When was the last time your or one of your store managers asked, "Why aren't our program scores improving?” I bet no one had the answer.
While this question can apply to virtually any scored corporate program, I want to focus on customer experience measurement (CEM) programs. The three primary models:
- Overt audit: operational checks, health and safety, brand protection
- Covert audit: mystery shops, age and ID verification
- Customer feedback: Customer satisfaction and intercept surveys.
Lately, we’ve seen companies employing CEM programs falling into three categories: They are not measuring the right things; they are measuring correctly but are not effectively using the information; or they are measuring correctly, and then effectively using the information.
Unfortunately, the third category seems to be a bit elusive. We see three common pitfalls: Using the score as the result of the program and focusing on improving it; poor ratio of measurement compared to analysis; and less-than-optimal ratio of program types and frequencies.
Score as the Result
The objective of any CEM program should be to capture information that can help you draw conclusions and improve the overall execution and in-store experience. In other words, it’s not just about the score or grade. The score is a measurement, not the goal itself. For example, if your program consistently scores 97% to 98%, it’s likely time to change what you are measuring to drive the score down by finding areas to improve. Of course, companies rarely do things to drive down the scores because they have tied bonuses and incentives to the numbers, so the focus has become all about the score.
By focusing on a few items, you should see improvement and greater consistency.
My point is that the score reflects only what you’re measuring. If your goal is high scores, you are likely not measuring your potential weak points.
To truly mine your pain points, your organization needs to center on genuine improvement, not the scores themselves. If there are consistently low scores and eight areas that need improvement, then perhaps tackle three items and make only those the focus of improvement for a period of time. Don’t get caught up in the scores and don’t even talk about the other five items; just focus on getting the selected three done better. By focusing on a few items, you should see improvement and greater consistency.
I would rather have my bonus tied to the sales and profits that come as a result of the improvements than to the program scores anyway.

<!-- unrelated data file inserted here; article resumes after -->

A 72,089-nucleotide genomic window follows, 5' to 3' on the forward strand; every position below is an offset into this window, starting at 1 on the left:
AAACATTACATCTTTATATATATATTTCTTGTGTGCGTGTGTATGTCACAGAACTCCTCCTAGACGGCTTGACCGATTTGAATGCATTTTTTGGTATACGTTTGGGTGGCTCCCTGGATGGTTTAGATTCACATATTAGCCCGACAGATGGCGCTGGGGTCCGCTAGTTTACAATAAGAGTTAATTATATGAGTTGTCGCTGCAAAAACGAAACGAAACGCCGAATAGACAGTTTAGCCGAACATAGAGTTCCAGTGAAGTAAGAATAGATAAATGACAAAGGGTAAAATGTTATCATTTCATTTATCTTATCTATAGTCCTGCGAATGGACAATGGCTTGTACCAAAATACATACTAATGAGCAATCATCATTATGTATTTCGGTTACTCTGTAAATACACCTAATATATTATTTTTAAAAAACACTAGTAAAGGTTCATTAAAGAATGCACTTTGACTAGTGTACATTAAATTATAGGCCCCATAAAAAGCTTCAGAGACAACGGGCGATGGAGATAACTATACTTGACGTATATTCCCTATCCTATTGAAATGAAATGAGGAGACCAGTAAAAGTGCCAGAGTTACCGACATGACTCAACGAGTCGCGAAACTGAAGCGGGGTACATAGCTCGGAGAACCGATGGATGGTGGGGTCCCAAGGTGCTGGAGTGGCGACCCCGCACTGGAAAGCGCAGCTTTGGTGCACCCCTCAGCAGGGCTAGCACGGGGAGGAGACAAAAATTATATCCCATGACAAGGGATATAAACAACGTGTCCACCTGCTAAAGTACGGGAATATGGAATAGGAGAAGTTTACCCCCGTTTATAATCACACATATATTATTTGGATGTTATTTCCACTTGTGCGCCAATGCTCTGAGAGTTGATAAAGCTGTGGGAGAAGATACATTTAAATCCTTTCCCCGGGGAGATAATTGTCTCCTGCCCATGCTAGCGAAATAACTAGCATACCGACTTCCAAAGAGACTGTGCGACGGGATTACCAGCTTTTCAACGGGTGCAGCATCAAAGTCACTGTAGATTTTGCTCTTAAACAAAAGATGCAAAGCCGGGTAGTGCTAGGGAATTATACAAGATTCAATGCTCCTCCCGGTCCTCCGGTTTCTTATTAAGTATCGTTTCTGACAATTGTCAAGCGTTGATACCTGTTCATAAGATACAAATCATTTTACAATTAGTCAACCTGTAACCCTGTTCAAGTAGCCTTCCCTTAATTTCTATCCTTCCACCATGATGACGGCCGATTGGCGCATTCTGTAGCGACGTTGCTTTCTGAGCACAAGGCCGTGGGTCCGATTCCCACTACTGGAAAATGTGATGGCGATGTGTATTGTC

Do you ever feel like your data is quicksand—a pit of grains that you don’t know what to do with, lest you get sucked in? I am starting to dislike the term “Big Data” because it tends to be overused. To me, it really just means more rows and columns in a spreadsheet. Instead of “more data,” pursue instead actionable intelligence. For example, do you want to know that your customers consistently think your restrooms are dirty, or do you want to know that your restroom standards are being executed but they are below the expectations of your customers? I believe the latter leads to a much more clearly defined next action item.
Also, if you are performing a covert program each month but an overt program only once a year, it is likely that you are not drawing the right conclusions in your analysis. Two possible issues are undercutting your analysis: Either the data from various programs is not collected close enough together to draw effective conclusions, or a program is measured too frequently for any change to take place before you measure again.
What if instead of doing one measurement per month over a quarter in each location, you did three measurements in the first month of a quarter and then spent the rest of the quarter focusing on the thing (or few things) that clearly need improvement? At the start of the next quarter, you can then see how you did and if it’s time to adjust the focus, or if you need to stay the course for a while longer.
So don’t just look for confirmation of the things you do well. Look into your potential weaknesses, seek out a few solutions and measure them to see if they are boosting store performance and consumer expectation. It’s ultimately about creating a winning experience that repeats itself day after day.
Cameron Watt is president and CEO of Intouch Insight/Service Intelligence. Reach him at email@example.com.
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